For others, the chosen passport color may be religiously significant, such as in Muslim countries including Morocco, Pakistan and Saudi Arabia, where their passports are different shades of green. Some countries choose a certain color to reflect their unique identity, such as Switzerland, whose passport is bright red. Singapore’s has a bright orange/reddish cover.

A standard passport cover includes the name of the issuing country, a national symbol, a description (e.g., passport, diplomatic passport), and a biometric passport symbol. The choice of color, though influenced by culture and history, also comes down to practicality and availability. The card stock used to make the covers is supplied by a third party and only comes in certain color combinations. Countries like to add certain features to the covers to make them unique, like images, or hidden artwork that can be seen under UV light. This also helps in identifying forgeries.

(Information obtained from Wikipedia and Google search articles).

via Daily Prompt: Passport

Finding your Fortune in Cookies

As far back as the 19th century, traditional cookies very similar to today’s fortune cookie have existed, most notably in Japan; called O-mikuji (random fortunes written on strips of paper at Buddhist temples. These are usually received by making a small offering of money and randomly choosing from a box, hoping for the resulting fortune to be good. Up until World War II, fortune cookies were known as fortune tea cakes.

Golden Gate Park’s Japanese Tea Garden in San Francisco is reported to have been the first place in the USA to have served the modern version of the cookie at the tea garden in the 1890s or early 1900s. Fortune cookies moved from being by Japanese-Americans to Chinese-Americans sometime around World War II. These were all made by hand until the early 20th century, when the first fortune cookie machine was invented by Shuck Yee from California, called Fortune III.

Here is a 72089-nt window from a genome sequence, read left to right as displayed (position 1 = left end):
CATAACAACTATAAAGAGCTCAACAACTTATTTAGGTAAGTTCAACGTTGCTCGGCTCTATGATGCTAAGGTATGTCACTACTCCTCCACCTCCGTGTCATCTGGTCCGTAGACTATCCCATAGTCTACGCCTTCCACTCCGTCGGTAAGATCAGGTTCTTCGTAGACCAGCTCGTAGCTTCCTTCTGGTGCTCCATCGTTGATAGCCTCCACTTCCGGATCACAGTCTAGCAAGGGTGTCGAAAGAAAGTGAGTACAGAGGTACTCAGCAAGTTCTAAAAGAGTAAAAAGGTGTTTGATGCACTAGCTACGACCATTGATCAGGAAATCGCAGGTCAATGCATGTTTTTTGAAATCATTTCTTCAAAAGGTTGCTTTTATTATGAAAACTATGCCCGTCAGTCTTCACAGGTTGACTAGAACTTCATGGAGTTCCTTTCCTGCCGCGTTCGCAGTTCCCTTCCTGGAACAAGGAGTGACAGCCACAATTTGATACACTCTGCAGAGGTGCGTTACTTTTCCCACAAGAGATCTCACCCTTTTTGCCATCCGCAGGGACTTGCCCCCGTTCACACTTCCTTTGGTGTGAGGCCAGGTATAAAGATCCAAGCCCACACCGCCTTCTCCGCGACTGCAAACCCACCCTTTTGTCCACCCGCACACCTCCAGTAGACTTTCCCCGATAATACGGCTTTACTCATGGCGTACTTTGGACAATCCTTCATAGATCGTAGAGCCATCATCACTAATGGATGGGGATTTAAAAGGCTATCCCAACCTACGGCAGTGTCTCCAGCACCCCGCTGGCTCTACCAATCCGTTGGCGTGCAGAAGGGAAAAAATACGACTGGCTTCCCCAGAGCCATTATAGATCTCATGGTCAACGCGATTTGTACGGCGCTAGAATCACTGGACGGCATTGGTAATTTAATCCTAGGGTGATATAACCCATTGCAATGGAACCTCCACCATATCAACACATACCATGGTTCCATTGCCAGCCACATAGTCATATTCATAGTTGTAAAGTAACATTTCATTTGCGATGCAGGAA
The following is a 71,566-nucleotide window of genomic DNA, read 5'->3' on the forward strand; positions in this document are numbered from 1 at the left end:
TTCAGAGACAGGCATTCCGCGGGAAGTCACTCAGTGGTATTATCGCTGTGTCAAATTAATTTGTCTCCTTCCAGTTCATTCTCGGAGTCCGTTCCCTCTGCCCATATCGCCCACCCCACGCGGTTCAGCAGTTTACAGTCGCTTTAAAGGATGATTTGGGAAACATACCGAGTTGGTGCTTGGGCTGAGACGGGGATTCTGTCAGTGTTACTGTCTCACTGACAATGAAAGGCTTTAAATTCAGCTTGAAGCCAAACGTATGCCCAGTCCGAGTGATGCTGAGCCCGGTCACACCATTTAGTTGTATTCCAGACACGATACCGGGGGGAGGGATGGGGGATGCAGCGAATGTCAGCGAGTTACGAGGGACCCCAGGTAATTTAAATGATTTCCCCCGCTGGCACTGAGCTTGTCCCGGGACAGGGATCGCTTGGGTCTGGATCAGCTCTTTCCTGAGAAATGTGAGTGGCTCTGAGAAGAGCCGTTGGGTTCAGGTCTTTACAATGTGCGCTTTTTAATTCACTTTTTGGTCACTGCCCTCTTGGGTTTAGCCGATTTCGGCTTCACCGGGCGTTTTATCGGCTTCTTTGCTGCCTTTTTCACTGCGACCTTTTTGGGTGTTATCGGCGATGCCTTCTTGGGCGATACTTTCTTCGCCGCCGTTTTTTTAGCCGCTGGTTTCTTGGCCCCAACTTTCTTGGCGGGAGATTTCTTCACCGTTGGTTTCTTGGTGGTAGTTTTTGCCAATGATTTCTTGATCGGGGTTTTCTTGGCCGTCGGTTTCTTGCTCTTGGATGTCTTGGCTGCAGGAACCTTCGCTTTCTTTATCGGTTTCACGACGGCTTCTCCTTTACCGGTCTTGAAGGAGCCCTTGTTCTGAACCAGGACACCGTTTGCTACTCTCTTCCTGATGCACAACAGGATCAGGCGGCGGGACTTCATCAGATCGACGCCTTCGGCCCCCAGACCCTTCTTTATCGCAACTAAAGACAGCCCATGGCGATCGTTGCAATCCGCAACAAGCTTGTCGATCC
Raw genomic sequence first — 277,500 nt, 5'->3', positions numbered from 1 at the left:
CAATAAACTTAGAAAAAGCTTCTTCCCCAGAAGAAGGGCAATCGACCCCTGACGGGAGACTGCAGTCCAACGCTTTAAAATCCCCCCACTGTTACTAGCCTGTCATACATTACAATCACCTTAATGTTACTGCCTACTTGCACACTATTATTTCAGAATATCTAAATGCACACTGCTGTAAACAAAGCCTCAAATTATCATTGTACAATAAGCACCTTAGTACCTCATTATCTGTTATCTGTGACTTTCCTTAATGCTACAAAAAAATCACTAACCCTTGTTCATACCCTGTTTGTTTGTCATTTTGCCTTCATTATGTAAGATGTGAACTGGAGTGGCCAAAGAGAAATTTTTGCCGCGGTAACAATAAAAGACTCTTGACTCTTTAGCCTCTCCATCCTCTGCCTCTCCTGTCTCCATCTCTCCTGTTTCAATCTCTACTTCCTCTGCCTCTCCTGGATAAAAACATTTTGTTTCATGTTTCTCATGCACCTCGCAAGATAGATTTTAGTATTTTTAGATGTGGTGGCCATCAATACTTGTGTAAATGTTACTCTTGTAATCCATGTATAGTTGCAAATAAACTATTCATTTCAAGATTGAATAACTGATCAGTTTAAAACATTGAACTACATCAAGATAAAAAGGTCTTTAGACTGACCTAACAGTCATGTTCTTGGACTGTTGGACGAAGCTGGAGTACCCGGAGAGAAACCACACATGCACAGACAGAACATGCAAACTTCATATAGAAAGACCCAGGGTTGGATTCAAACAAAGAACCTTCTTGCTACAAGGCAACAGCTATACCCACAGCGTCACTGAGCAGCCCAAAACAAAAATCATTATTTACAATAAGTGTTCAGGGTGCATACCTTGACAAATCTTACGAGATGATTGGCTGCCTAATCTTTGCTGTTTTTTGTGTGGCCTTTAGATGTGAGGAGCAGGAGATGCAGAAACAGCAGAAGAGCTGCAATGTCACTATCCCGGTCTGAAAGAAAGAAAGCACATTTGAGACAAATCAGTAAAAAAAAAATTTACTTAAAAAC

Fortunes can be anything from quotes to life advice. Some fortunes are left blank, requiring you to pen your own to gift to friends and family. But how does the fortune get into the cookie? Once the cookie batter is made, poured and baked, vacuum is used (built into fortune cookie machines) to suck fortunes into place, metal fingers fold the fortune in half to trap the fortune inside, bend the cookie into shape, and cool and package the final cookie.

via Daily Prompt: Fortune

Common Stain Removal Recipes

Isn’t it irritating how clothes, carpets, walls etc get ruined in so many awful ways by stains? If you stain your carpet you’ll never get your deposit back… Late for an interview and already spilt stuff on your clothes.. Not to mention all the hazardous chemicals in store bought removers. It is a pain to have to find easy, natural clean remedies. Why not make some at home with all natural products so you always have something on hand for that worst case scenario?

Removing stains from cotton: Gently pat the spot with a towel / wash cloth moistened with undiluted white vinegar. Rub the vinegar along the stain for a few mins before placing the item in the wash. For larger and more stubborn stains, soak the garment overnight in a solution of 3 parts vinegar to 1 part cold water before washing.